by Joe Pitkin
Science fiction writers love aliens. We believe in their existence; we dream of hearing from them. As a boy, I remember seeing Carl Sagan’s explanation of the Drake Equation—a string of variables that estimates the number of extraterrestrial civilizations in the galaxy—and being struck both by the possibilities of interstellar neighbors and by the tremendous uncertainty in the variables.
Those of you who have spent time meditating on the Drake Equation know that its variables fp and ne, representing the number of planets in the galaxy and the fraction of those planets harboring environments suitable for life, have been pinned down with greater and greater confidence in the last two decades. You know, too, that the value of these variables is very, very high. But many of the other variables in the Drake Equation remain highly uncertain, even suspect in a couple of cases.
Science fiction has filled in the gaps of our knowledge imaginatively, in much the same way that renaissance cartographers populated the oceans in their maps with pictures of sirens and sea monsters.
Both fear and hope live where there is uncertainty. Science fiction has filled in the gaps of our knowledge imaginatively, in much the same way that renaissance cartographers populated the oceans in their maps with pictures of sirens and sea monsters. As with all things science fiction, some treatments seem more convincing than others; however, the seeming realism of some treatments masks the deeper reality that all depictions we can come up with are creatures of pure imagination.
A truly different kind of intelligent species, one that is thoroughly alien to our experience, we may not recognize. Indeed, the root of the word recognize is “to know again,” suggesting that we can only recognize that which bears some relation to what we already know. And so we imagine extraterrestrials temperamentally related to ourselves, to the hopes and fears we bear for our own species. Sometimes, as in Arthur C. Clarke’s 2001, or Sagan’s Contact, the aliens are angelic beings of transcendent wisdom, a kind of wish fulfilment for a world in which the arc of the moral universe has bent fully upon justice. Other times, as in H.G. Wells’ War of the Worlds or Cixin Liu’s The Three Body Problem, the aliens behave like true heirs of our own species’ recent millennia of imperialism, conquest, and slaughter: War of the Worlds, which came out during the height of the partition of Africa by the European powers, reads to me like a long meditation on the lines Hilaire Belloc wrote about the relation of the Western world to the rest of humanity:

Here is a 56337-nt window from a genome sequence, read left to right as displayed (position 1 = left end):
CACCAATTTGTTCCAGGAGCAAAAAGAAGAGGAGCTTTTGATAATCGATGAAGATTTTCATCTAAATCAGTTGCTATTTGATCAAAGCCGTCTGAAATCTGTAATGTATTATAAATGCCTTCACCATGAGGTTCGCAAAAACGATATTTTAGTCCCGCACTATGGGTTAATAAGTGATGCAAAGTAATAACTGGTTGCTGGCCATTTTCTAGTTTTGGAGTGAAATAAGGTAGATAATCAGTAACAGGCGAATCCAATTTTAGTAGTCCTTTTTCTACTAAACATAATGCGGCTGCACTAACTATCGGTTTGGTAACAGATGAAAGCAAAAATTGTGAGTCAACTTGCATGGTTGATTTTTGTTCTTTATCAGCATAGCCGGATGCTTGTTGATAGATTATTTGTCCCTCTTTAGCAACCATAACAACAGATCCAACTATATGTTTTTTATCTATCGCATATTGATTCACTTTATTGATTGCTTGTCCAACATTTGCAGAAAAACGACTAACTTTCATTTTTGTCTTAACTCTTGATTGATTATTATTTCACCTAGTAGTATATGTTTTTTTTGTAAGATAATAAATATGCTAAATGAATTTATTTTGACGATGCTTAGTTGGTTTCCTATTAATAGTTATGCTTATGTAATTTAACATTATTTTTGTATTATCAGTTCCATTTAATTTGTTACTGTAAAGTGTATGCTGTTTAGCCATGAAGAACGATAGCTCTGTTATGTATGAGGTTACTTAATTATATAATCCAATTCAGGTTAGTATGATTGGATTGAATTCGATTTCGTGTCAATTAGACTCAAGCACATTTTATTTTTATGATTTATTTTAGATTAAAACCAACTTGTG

Whatever happens, we have got
The Maxim gun, and they have not.
For now, we are alone. Perhaps for many years, perhaps for the rest of our species’ existence, we will have only ourselves to talk to. In those years, the alien civilizations in our stories will be very much like the gods and demons of our ancestors’ stories. Like Zeus and Hera, like Quetzalcoatl and Coatlique, the aliens of our stories are essentially humans of monumental power. They have the same quarrels and passions as teenagers—all that distinguishes them is the terrible thunderbolts they can unleash. (I suppose that one could watch a pilot take off in an F-18 and conclude much the same thing about modern Homo sapiens: except for our thunderbolts, we have exactly the same brilliance and folly of our Neolithic forbears.)
The aliens we devise in our stories and movies are clothed perhaps to look like insects, or mollusks, or some other earthly creature that humans have a visceral reaction to. But the aliens’ desires are our desires; their aim to conquer the cosmos, or to bless it, comes out of our own misunderstood heart.